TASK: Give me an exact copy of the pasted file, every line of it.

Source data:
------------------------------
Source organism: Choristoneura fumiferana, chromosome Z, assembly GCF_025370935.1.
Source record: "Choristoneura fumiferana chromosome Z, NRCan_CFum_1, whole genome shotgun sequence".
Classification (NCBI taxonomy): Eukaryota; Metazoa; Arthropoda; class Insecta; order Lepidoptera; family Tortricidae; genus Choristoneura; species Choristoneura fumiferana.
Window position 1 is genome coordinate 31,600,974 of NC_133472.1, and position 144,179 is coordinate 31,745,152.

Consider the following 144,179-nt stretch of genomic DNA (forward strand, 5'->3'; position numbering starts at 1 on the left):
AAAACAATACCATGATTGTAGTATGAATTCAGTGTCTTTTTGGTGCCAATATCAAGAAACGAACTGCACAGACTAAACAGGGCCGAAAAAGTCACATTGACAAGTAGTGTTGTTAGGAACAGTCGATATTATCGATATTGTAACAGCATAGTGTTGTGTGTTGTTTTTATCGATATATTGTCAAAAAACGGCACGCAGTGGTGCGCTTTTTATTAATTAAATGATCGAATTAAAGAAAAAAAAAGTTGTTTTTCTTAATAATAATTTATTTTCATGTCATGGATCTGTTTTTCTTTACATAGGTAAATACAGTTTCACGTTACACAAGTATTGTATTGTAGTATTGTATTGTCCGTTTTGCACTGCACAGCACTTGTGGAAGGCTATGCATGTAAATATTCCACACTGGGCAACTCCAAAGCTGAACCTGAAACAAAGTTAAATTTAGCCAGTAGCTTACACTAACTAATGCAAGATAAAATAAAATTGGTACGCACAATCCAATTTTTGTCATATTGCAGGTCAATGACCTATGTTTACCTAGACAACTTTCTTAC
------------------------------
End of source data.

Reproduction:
Source organism: Choristoneura fumiferana, chromosome Z, assembly GCF_025370935.1.
Source record: "Choristoneura fumiferana chromosome Z, NRCan_CFum_1, whole genome shotgun sequence".
Classification (NCBI taxonomy): Eukaryota; Metazoa; Arthropoda; class Insecta; order Lepidoptera; family Tortricidae; genus Choristoneura; species Choristoneura fumiferana.
Window position 1 is genome coordinate 31,600,974 of NC_133472.1, and position 144,179 is coordinate 31,745,152.

Consider the following 144,179-nt stretch of genomic DNA (forward strand, 5'->3'; position numbering starts at 1 on the left):
AAAACAATACCATGATTGTAGTATGAATTCAGTGTCTTTTTGGTGCCAATATCAAGAAACGAACTGCACAGACTAAACAGGGCCGAAAAAGTCACATTGACAAGTAGTGTTGTTAGGAACAGTCGATATTATCGATATTGTAACAGCATAGTGTTGTGTGTTGTTTTTATCGATATATTGTCAAAAAACGGCACGCAGTGGTGCGCTTTTTATTAATTAAATGATCGAATTAAAGAAAAAAAAAGTTGTTTTTCTTAATAATAATTTATTTTCATGTCATGGATCTGTTTTTCTTTACATAGGTAAATACAGTTTCACGTTACACAAGTATTGTATTGTAGTATTGTATTGTCCGTTTTGCACTGCACAGCACTTGTGGAAGGCTATGCATGTAAATATTCCACACTGGGCAACTCCAAAGCTGAACCTGAAACAAAGTTAAATTTAGCCAGTAGCTTACACTAACTAATGCAAGATAAAATAAAATTGGTACGCACAATCCAATTTTTGTCATATTGCAGGTCAATGACCTATGTTTACCTAGACAACTTTCTTAC